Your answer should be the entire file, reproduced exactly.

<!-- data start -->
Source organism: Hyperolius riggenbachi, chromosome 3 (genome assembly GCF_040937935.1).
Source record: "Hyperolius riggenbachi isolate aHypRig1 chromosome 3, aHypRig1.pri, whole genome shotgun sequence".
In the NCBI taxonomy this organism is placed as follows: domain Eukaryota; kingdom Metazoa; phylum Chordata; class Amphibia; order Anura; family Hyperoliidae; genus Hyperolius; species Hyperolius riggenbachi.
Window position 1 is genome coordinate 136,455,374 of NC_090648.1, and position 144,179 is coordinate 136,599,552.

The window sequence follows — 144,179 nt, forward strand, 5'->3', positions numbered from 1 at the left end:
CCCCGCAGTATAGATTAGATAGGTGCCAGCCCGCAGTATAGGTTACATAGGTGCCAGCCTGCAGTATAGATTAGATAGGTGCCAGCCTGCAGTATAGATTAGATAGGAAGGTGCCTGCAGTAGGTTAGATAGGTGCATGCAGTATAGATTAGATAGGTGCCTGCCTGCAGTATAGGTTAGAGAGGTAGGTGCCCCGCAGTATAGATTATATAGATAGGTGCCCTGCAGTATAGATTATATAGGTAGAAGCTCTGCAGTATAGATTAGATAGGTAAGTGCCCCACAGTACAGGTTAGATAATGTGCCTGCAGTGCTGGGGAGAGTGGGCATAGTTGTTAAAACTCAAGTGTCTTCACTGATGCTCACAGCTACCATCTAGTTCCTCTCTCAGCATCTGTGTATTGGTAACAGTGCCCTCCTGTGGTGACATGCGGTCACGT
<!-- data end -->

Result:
Source organism: Hyperolius riggenbachi, chromosome 3 (genome assembly GCF_040937935.1).
Source record: "Hyperolius riggenbachi isolate aHypRig1 chromosome 3, aHypRig1.pri, whole genome shotgun sequence".
In the NCBI taxonomy this organism is placed as follows: domain Eukaryota; kingdom Metazoa; phylum Chordata; class Amphibia; order Anura; family Hyperoliidae; genus Hyperolius; species Hyperolius riggenbachi.
Window position 1 is genome coordinate 136,455,374 of NC_090648.1, and position 144,179 is coordinate 136,599,552.

The window sequence follows — 144,179 nt, forward strand, 5'->3', positions numbered from 1 at the left end:
CCCCGCAGTATAGATTAGATAGGTGCCAGCCCGCAGTATAGGTTACATAGGTGCCAGCCTGCAGTATAGATTAGATAGGTGCCAGCCTGCAGTATAGATTAGATAGGAAGGTGCCTGCAGTAGGTTAGATAGGTGCATGCAGTATAGATTAGATAGGTGCCTGCCTGCAGTATAGGTTAGAGAGGTAGGTGCCCCGCAGTATAGATTATATAGATAGGTGCCCTGCAGTATAGATTATATAGGTAGAAGCTCTGCAGTATAGATTAGATAGGTAAGTGCCCCACAGTACAGGTTAGATAATGTGCCTGCAGTGCTGGGGAGAGTGGGCATAGTTGTTAAAACTCAAGTGTCTTCACTGATGCTCACAGCTACCATCTAGTTCCTCTCTCAGCATCTGTGTATTGGTAACAGTGCCCTCCTGTGGTGACATGCGGTCACGT